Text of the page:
We have been interested upon our return to Canada and Alberta (Calgary) after 20 years away, in the recent efforts of governments to establish their stake in what art(s) are to be and how they are to be used as part of a cultural and economic industry. As Alberta works to diversify and renew its economy in the midst of a failing gas/oil industry they have become the first province to designate January the Month of the Artist. At the same time Calgary approved a city budget with increased funding to the arts while cuts abound in many other areas. Within this same year a conservative school board has axed a vibrant art curriculum.
We recognize the importance of these gestures of supporting the arts and artists, and also note the accompanying claims about the role of the arts by governments and commerce. Both of us in our early careers had more “commercial” (gently embedded) art careers in Alberta in contrast to our current practice as artists in a Gifting Economy. We find there is a hidden agenda, a type of innocuous-sounding discourse description and curriculum of Art and Society when the State and Commerce put their surface wrapping on what to us is a sacred world-work–that is, an authentic and healing art. Nato Thompson, in his 2015 book Seeing Power: Art and Activism in the 21st Century wrote that,
If the forties saw the birth of culture as consumption, and the sixties gave birth
to the rise of the counterculture, by the early twenty-first century, the move
from counterculture to cash register was so brief as to make the transition feel
almost imperceptible. Culture and commerce appeared to be so intermingled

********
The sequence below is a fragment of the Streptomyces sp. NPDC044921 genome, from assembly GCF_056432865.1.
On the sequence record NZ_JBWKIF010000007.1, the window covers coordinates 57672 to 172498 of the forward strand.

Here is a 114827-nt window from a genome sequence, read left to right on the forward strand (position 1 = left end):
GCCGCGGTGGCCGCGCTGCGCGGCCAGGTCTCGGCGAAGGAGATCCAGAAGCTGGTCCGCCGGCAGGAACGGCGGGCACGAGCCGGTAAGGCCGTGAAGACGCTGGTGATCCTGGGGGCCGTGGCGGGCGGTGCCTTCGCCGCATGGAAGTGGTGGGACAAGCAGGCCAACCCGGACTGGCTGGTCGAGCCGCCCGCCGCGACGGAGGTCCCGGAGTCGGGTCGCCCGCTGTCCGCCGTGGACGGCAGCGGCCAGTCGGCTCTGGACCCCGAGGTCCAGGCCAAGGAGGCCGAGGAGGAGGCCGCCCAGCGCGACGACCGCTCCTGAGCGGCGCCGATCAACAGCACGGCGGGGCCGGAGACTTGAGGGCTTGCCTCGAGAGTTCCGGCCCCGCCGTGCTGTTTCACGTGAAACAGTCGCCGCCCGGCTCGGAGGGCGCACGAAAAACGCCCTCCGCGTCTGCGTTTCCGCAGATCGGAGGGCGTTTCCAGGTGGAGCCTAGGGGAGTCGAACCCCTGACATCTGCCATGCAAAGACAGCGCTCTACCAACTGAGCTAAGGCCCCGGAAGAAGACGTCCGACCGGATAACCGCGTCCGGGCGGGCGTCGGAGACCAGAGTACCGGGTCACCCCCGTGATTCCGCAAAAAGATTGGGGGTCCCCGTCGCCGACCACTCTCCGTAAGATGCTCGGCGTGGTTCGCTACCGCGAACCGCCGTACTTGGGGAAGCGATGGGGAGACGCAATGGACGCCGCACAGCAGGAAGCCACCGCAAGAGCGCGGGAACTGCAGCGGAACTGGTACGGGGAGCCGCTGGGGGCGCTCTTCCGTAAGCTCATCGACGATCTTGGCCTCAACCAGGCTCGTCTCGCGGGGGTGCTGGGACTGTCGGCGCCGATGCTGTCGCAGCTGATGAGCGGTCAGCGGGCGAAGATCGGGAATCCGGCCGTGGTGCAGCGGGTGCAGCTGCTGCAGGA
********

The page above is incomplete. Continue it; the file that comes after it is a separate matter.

that one could not readily say which was which. (p. 13).
In the official statement released by the Alberta Minister of Culture and Tourism they hold Art within their mold and perception, with what we see as a partial and potentially distorting agenda and vision (if it could be called a vision):
In distinct and necessary contrast to the above, is another voicing of the nature and role of art in the world today. Because ‘today’ is a very different kind of ‘today’ than the Alberta government imagines or apparently cares to address, as a critical interrogation. We are speaking of this necessary voice of the artist-psychoanalyst-activist Bracha L. Ettinger from a recent interview in India (as part of the Kochi Biennale ) where she, within her matrixial lens (adopted by Studio M*) responded to her interviewer’s question:
There’s a prophetic nuance, not romantic or utopian, but sensed through the lens of a ‘woman’ artist and one who has deeply responded to trauma in the world via art for a very long time. “Art emerges,” she says, and she means it has purpose beyond typical functional ends of the State and Commerce, “after trust dies”– and, if one truly takes that in and dwells with its depths of meanings and feelings–one, really comes to encounter ‘art’ in a way that is necessarily always in relation to hurting/violence/oppression and tragedy. Governments and commerce don’t like to talk about this connection.
Ultimately, what we at Studio M* care about is a more sincere ongoing dialogue re: the State, Commerce and Art in an integral and holistic way, not merely in the ‘public’ space of rhetoric that the governments so often rely on as they ‘promote’ arts in an overly phallic way that needs to be challenged and reintegrated with matrixial perception and values. We are talking about the maternal core of the relationality that has deeply been injured, where sociality is now dangerously infused with rampant distrust and fear. The matrixial way of art-work-ing in compassion is something we hold a deep desire for all artists and others to learn more about. We see ourselves in service to assisting this learning.